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Sturgis Shovel Part 1

The Series Introduction And Her Measurements

By Bandit with photos from Sin Wu
6/10/2010 6:09:41 PM

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We're starting another project at Bikernet, the Ultimate Chopper. I dediced that title was bullshit. I look at some of the bikes built nowaday and mine pale by comparison, so screw it. It's the Bandit/Sturgis 2005 Chop. It's been a couple of years since I built a bike for myself. Hell, I can't ride the shrunken FXR, it's too small. Besides I need a rigid chopper for everyday flying. I gotta tell ya, I love choppers, like women. They're sleek, slim and move with an indescribable grace.

1 cam cover 
It doesn't hurt to take shots as you tear an engine down, to keep track of what goes where.

2 compufire 
ign. sys
This engine was already set to go with a Compu-Fire single-fire ignition.

Here's the design notion. No we're not trying to compete with the Martin Brothers, Paul Yaffee or Matt Hotch, who are all master craftsmen and artisans in the custom motorcycle world. They are incredible and I have the utmost respect for each one of them. I'm sorta Indian Larry West. I want to build a light agile chopper for the ride. I'll attempt to explain. I've been riding choppers most of my life. I've tried out many styles, but consistently come back to the mighty light weight chopper.

3 lifter stools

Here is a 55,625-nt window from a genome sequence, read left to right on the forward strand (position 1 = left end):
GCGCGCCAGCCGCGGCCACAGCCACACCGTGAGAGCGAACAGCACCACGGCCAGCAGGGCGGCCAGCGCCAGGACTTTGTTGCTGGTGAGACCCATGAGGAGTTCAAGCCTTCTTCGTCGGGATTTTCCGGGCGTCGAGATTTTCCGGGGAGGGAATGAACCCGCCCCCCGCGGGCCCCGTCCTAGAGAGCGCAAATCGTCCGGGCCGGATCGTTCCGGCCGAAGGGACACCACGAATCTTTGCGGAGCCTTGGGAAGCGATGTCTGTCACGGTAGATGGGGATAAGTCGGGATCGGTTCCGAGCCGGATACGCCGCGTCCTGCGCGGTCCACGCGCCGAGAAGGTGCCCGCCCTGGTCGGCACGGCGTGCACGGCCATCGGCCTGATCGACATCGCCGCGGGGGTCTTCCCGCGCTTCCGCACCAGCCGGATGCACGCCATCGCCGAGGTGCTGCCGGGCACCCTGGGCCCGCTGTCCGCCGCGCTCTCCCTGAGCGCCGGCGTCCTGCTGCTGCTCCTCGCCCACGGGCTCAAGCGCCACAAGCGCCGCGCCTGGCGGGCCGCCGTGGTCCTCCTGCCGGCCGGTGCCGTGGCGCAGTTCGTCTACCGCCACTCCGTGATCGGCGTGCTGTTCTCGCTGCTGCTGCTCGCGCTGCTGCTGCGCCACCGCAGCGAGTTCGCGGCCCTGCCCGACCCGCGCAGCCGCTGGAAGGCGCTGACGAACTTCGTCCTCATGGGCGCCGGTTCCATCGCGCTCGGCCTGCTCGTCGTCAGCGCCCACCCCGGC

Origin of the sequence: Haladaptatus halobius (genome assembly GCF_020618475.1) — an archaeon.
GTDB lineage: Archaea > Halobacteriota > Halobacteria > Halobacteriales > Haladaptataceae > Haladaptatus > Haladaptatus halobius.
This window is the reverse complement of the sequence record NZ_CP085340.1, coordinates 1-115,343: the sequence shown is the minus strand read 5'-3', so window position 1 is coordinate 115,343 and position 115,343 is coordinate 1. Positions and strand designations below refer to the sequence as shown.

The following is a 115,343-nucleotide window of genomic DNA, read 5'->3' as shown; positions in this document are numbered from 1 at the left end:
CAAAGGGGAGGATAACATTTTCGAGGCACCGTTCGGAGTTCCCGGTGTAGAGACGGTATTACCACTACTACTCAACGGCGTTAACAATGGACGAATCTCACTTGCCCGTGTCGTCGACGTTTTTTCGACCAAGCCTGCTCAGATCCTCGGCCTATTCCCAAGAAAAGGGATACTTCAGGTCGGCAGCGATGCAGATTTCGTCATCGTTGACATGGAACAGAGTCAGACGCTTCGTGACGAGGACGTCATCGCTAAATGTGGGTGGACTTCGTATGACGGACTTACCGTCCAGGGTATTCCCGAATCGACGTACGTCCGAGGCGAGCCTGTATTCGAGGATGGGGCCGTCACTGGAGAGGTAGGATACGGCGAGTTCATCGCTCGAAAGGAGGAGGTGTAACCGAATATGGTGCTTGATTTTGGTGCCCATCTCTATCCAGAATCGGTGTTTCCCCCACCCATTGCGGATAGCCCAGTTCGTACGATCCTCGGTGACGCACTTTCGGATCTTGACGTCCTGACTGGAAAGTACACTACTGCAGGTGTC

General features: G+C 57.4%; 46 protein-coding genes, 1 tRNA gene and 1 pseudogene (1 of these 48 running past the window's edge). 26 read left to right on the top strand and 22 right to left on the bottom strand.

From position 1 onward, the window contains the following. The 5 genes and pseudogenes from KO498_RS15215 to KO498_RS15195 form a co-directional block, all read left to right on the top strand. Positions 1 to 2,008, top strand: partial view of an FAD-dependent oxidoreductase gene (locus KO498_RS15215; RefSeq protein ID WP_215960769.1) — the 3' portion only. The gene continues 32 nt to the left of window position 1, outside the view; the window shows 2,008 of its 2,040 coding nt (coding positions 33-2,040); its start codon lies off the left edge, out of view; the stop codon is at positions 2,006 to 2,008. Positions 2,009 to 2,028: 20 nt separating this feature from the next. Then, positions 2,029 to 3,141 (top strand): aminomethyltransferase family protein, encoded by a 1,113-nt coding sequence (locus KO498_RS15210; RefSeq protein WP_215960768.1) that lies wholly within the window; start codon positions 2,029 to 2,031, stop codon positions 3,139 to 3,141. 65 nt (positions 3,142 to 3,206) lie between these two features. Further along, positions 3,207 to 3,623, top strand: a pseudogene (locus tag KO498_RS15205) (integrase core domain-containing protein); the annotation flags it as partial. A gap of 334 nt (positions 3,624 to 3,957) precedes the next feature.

in box
Get a bunch of clean boxes to store and sort parts for final assembly.

4 oil pump 
cover removed
Remember, you can't remove the pump body without taking off the shaft clip ring.


Let's get specific. I needed something stretched to fit my 6-foot, 5-inch frame so were going with a stretched Paughco Rigid with 4 inches in the downtubes and 3 in the backbone. But I'm sticking with a very moderate rake of 35 degrees for handling. I'm running a 9-over light tapered leg Paughco springer for class and city handling. I'll run my traditional Custom Cycle Engineering risers for limited handlebar vibration and traditional appearance.

5 oil pump 
cover in box
Place all the oil pump crap in the same box.

7 oil pump 
clip ring
Here's one of those little bastards. Don't use them again. Get fresh ones.

One of the notions is to make this bike a very reliable, rideable chopper for long hauls, maybe to Sturgis next year. I would generally run a 96-inch Evo to fit the rule, but this time a brother, Richard Kransler cut me a deal on a Shovelhead engine with 3 5/8 bore and 5-inch stroke. That over 100-inch monster would tear this bike apart in short order so I called S&S for advice.

We're going to roll with a tried and true S&S formula for street power, reliability and balance--same bore with 4.5-inch stroke will give me 93 inches of grunt. I tore the engine down for modifications last week and shipped the lower end to Viola, Wisconsin for a S&S blessing.

8 oil pump 
There's another key and clip on the inside of the cam case to remove the oil pump drive shaft.

9 oil pump 
Here's the keys that drive the pump gears. The fuckers are tiny, so don't lose them. You can use them again.

In keeping with the chopper code of the west, no fat assed tire will cramp the handling. I'm going with only an Avon 180/18 and a 21 on the front. No wild billet wheels but clean Custom Chrome polished aluminum rims and 40 stainless steel spokes. This bike will have a touch of chrome, but not much. I'm going to start a bin of Stainless Allen fasteners to take care of assembly.